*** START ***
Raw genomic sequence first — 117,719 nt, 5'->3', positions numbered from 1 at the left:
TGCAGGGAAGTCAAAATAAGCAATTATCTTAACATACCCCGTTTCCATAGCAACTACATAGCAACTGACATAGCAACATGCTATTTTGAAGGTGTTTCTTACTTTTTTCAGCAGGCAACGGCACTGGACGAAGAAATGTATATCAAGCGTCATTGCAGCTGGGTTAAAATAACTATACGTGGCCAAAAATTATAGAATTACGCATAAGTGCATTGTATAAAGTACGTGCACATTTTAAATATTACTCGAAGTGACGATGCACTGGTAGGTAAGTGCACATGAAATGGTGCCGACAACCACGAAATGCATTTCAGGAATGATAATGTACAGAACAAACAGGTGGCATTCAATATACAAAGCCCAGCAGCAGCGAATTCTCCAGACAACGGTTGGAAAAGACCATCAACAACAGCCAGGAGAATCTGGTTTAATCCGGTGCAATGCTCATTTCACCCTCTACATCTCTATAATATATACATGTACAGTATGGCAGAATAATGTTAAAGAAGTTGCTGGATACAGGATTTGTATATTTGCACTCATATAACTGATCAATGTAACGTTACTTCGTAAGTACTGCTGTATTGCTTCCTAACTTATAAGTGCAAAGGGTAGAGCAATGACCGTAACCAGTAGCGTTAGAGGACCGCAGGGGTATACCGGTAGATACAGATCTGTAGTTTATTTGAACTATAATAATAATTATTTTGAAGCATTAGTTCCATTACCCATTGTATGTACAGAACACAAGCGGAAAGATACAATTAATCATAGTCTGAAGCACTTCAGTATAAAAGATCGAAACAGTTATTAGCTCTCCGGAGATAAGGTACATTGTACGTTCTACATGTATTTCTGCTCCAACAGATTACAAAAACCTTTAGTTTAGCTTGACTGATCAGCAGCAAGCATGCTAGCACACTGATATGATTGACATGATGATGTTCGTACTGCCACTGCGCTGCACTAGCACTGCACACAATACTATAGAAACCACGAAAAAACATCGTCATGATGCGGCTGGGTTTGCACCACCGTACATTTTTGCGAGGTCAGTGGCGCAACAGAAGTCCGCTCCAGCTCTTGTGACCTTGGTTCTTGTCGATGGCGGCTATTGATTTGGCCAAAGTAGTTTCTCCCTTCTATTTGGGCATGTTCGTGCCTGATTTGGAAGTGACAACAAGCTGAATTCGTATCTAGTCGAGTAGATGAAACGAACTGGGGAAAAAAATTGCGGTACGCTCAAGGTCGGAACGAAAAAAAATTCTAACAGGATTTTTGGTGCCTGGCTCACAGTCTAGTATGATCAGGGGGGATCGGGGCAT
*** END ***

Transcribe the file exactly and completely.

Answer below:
Raw genomic sequence first — 117,719 nt, 5'->3', positions numbered from 1 at the left:
TGCAGGGAAGTCAAAATAAGCAATTATCTTAACATACCCCGTTTCCATAGCAACTACATAGCAACTGACATAGCAACATGCTATTTTGAAGGTGTTTCTTACTTTTTTCAGCAGGCAACGGCACTGGACGAAGAAATGTATATCAAGCGTCATTGCAGCTGGGTTAAAATAACTATACGTGGCCAAAAATTATAGAATTACGCATAAGTGCATTGTATAAAGTACGTGCACATTTTAAATATTACTCGAAGTGACGATGCACTGGTAGGTAAGTGCACATGAAATGGTGCCGACAACCACGAAATGCATTTCAGGAATGATAATGTACAGAACAAACAGGTGGCATTCAATATACAAAGCCCAGCAGCAGCGAATTCTCCAGACAACGGTTGGAAAAGACCATCAACAACAGCCAGGAGAATCTGGTTTAATCCGGTGCAATGCTCATTTCACCCTCTACATCTCTATAATATATACATGTACAGTATGGCAGAATAATGTTAAAGAAGTTGCTGGATACAGGATTTGTATATTTGCACTCATATAACTGATCAATGTAACGTTACTTCGTAAGTACTGCTGTATTGCTTCCTAACTTATAAGTGCAAAGGGTAGAGCAATGACCGTAACCAGTAGCGTTAGAGGACCGCAGGGGTATACCGGTAGATACAGATCTGTAGTTTATTTGAACTATAATAATAATTATTTTGAAGCATTAGTTCCATTACCCATTGTATGTACAGAACACAAGCGGAAAGATACAATTAATCATAGTCTGAAGCACTTCAGTATAAAAGATCGAAACAGTTATTAGCTCTCCGGAGATAAGGTACATTGTACGTTCTACATGTATTTCTGCTCCAACAGATTACAAAAACCTTTAGTTTAGCTTGACTGATCAGCAGCAAGCATGCTAGCACACTGATATGATTGACATGATGATGTTCGTACTGCCACTGCGCTGCACTAGCACTGCACACAATACTATAGAAACCACGAAAAAACATCGTCATGATGCGGCTGGGTTTGCACCACCGTACATTTTTGCGAGGTCAGTGGCGCAACAGAAGTCCGCTCCAGCTCTTGTGACCTTGGTTCTTGTCGATGGCGGCTATTGATTTGGCCAAAGTAGTTTCTCCCTTCTATTTGGGCATGTTCGTGCCTGATTTGGAAGTGACAACAAGCTGAATTCGTATCTAGTCGAGTAGATGAAACGAACTGGGGAAAAAAATTGCGGTACGCTCAAGGTCGGAACGAAAAAAAATTCTAACAGGATTTTTGGTGCCTGGCTCACAGTCTAGTATGATCAGGGGGGATCGGGGCAT